Last year, more than 14,700 new yoga teachers registered with Yoga Alliance, the nation’s largest registry of yoga teachers, according to The Wall Street Journal. That means the number of new teachers now exceeds the number of new students at yoga studios. If you want to be successful in this oversaturated market, you need to stand out – or risk getting lost in the vast sea of yoga teachers.
To do that, you first need to identify as an entrepreneur and develop your personal brand. That will set you apart and give you a clear direction to build your business. When teachers do not brand themselves, they either burn out, become resentful of their peers who are successful or even feel depressed because they feel a lack of self-worth.
Many yoga teachers resist branding themselves because they have an outdated belief that business is an ugly, competitive practice. A more progressive outlook on business suggests that by working on your brand, you will help more people and make a bigger impact while providing quality services.
Another misconception about having a niche brand is that you will limit yourself. But if you don’t have a focus, you will get lost in the crowd. You need a specialty for people to find you, and if it’s genuine, you can help and connect with more people than you ever imagined possible.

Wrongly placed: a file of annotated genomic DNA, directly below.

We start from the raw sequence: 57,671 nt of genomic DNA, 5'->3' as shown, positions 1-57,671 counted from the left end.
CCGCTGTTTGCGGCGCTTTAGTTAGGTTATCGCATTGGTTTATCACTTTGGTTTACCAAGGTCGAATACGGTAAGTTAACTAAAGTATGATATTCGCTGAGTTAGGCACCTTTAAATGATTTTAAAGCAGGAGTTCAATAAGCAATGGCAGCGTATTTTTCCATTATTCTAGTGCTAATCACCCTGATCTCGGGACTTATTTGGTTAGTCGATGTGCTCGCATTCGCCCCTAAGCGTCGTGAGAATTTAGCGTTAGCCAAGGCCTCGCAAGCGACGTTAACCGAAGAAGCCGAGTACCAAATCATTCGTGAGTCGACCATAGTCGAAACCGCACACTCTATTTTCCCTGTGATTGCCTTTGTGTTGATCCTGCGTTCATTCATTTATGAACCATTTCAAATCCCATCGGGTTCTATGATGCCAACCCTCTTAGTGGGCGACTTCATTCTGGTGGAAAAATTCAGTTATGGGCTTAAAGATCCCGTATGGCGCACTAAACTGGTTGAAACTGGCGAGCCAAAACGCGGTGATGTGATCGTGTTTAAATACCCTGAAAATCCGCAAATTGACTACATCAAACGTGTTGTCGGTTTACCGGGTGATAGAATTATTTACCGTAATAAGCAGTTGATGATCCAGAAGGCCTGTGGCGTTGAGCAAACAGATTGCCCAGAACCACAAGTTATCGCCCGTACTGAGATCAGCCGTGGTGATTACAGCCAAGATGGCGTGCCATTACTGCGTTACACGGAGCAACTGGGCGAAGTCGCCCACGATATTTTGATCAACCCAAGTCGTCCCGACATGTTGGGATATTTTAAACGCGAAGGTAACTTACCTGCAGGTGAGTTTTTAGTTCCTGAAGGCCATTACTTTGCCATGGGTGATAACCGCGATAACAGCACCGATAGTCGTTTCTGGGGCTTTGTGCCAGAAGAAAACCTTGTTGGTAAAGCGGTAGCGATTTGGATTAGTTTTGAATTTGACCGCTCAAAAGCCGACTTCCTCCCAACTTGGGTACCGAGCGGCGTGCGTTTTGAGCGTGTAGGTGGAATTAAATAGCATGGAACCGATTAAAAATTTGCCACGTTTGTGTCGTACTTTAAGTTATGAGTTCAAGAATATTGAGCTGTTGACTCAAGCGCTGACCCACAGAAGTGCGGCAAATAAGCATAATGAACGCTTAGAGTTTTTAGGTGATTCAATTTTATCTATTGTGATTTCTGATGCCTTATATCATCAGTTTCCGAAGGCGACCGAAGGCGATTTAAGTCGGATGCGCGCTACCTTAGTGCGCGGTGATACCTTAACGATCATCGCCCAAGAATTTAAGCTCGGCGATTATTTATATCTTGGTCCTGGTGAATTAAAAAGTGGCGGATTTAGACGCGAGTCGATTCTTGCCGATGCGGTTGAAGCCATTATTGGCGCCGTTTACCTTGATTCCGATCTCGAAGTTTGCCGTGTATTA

Developing a brand also allows you to do in-depth work with clients. My guys-only yoga classes, for example, have attracted the same core group of 10 men for over two years. Because they are so consistent and similar to one another, they have progressed quickly, which allows me to teach more intricate poses and subtle alignment techniques. When you teach your most advanced practices, it keeps you interested while also facilitating a profound shift in someone else’s life.
1. Find a specialty.
Every teacher has a specific interest. One way to find yours is to remember what yoga helped you overcome. Maybe it was anxiety, muscle weakness or a weight problem. For me – a stronger, tighter guy – yoga (eventually) helped me open my body. I had to modify poses, use props and approach the practice differently as a man, which took me years to learn. Now, I deliver that experience to my male clients in a way that takes them through that process more efficiently.
Once you are comfortable infusing your personal perspective into your classes, you’ll start to attract a particular, authentic audience. When it’s clear what you stand for, your brand becomes magnetic. Your ideal students will find you, and you fill your schedule with those who love to work with you and with whom you love to work.
2. Become an expert.
The clearer you are with your specialty, the better you can serve your students. If you are being yourself, and only speaking on topics you’re knowledgeable about, you’ll build a rapport with students. You can also create useful content outside of the classroom, whether it’s through blogs, podcasts, pictures or videos. For example, if a yoga teacher decided to focus on “yoga for rock climbers,” she might create a series of blog posts or videos on the proper yoga poses to improve range of motion while rock climbing. If she does this consistently for a couple months, and distributes it to rock climbing gyms and her climbing friends, the news will spread quickly. Eventually, she can become the go-to yoga source for rock climbers. Continue reading >>